Matthew Rubin: I think. First of all, you've got to really recap what's happened in 2020, and you've got to recognize the difficulties, I think, live events in particular and digital signage faced. Without these kinds of live events driving the market, you have this real dip in demand, right? And it's put a lot of businesses in a very difficult position and similarly, with digital signage, why will end-users or advertising companies, why will you invest in these kinds of displays that really have been growing up until 2020, these eye-catching LEDs or high brightness projection, really impressive displays that you see in big cities around the world.

Why are you going to invest in that when you simply don't have the eyeballs on the screen, on the high street? You're not going to invest in that? 2020 as a whole, mostly speaking outside of China and outside of APAC has been a massive struggle and undoubted struggle and you don't have the basic drivers behind creating some real investment there undoubtedly but saying that there have actually been some really interesting and cool positive stories out there. An area that we track very closely, slightly in the left-field of what we're talking about is interactive displays and we actually have another tracking service on that here at Futuresource, but there has been a huge amount of demand for that kind of technology, particularly in the education vertical, where there's been such a drive to invest in, their need to help children learn remotely in a hybrid fashion, more interactively.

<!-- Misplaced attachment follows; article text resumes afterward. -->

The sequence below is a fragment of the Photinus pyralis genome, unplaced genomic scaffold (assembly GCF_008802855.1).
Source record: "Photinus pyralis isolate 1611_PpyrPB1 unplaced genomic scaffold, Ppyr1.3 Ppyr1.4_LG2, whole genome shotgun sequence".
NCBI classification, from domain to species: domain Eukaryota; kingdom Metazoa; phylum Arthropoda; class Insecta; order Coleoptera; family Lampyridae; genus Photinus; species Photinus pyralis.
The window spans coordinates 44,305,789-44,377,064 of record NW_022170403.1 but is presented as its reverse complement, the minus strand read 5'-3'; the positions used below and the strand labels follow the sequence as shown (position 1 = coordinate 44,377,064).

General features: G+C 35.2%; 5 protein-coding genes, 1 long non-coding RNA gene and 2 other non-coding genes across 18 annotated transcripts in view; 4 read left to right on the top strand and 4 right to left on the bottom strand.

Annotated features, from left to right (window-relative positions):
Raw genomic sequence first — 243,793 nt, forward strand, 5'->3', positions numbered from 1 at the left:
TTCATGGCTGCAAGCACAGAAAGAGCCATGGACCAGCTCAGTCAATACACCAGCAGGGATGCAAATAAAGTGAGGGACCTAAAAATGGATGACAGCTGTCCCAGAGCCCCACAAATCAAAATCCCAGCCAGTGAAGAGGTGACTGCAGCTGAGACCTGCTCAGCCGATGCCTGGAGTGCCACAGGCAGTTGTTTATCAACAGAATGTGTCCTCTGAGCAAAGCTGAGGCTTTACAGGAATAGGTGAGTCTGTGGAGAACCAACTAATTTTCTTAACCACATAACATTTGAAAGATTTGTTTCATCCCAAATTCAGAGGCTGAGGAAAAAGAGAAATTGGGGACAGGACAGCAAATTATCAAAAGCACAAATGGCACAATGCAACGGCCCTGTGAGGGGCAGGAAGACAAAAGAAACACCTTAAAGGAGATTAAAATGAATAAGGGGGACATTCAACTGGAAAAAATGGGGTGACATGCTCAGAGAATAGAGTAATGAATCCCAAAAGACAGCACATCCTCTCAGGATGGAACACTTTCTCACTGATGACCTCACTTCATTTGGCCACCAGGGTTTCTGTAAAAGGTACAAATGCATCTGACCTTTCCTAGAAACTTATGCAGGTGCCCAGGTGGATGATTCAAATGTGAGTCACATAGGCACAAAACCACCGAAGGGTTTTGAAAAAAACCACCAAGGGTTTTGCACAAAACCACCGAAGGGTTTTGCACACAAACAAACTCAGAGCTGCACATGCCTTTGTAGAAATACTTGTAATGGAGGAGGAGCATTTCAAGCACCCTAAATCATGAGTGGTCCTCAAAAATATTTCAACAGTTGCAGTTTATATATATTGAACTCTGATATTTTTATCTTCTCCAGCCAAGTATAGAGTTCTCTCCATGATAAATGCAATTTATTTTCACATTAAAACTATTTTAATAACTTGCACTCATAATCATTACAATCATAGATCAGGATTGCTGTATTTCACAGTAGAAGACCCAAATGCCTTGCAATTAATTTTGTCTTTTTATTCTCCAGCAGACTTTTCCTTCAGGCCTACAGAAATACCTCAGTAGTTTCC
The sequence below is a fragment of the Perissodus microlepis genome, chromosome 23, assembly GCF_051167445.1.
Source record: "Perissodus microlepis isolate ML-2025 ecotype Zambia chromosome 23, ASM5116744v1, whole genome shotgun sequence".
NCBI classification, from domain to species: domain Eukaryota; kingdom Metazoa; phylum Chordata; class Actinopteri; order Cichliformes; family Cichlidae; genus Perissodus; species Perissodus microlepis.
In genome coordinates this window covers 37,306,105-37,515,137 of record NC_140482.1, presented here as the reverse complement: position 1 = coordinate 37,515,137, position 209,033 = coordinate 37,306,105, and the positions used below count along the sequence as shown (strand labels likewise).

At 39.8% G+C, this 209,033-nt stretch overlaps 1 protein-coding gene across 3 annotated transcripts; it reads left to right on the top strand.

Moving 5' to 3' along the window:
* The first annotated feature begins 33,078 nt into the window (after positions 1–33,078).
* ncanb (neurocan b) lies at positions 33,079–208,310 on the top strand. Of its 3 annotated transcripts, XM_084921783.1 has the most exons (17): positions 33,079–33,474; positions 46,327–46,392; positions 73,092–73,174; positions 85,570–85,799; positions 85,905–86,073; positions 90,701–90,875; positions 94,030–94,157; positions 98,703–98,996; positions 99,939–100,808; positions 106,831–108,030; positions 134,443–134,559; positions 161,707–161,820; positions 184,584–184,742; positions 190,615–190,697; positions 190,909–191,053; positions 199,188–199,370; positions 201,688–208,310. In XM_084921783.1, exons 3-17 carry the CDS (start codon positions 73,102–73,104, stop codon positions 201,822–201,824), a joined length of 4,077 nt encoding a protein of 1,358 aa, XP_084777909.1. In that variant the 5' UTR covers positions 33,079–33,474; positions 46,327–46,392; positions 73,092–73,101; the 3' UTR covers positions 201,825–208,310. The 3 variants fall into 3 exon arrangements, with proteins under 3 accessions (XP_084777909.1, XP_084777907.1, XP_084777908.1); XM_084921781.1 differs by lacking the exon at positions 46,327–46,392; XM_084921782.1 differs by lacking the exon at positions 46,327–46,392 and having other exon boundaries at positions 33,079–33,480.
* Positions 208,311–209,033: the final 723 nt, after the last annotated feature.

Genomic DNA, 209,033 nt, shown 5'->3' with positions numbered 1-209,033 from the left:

So many of them have laptops in schools and there's a huge drive behind investing in that and in some cases, it's a realization of how far behind certain countries are progressing on the technology side. A great example of that is actually in Germany and there's a lot of investment behind digital pockets there and there's a great hope that will speed things up very quickly. But as a general concept, while most of the display industry has been in decline, that's actually been growing very strongly in China and outside of China. So that's a real positive story and even within the projection, an area that is probably on a bit of a long-term decline slowly and really struggled during 2020, but even within there, there are pockets like ultra-mobile projectors.

And that's partly driven obviously by consumers sitting at home and wanting that cinema experience. But also people wanting mobile office spaces, really looking ahead how are people going to use the office space? What kind of displays do they need in them? How much space you need between employees. It's really a question. This can be very difficult to answer until we know a lot more about the virus and the antiviruses and how that looks going forward. But mobile projectors are a cheap and easy way to have that kind of flexibility there.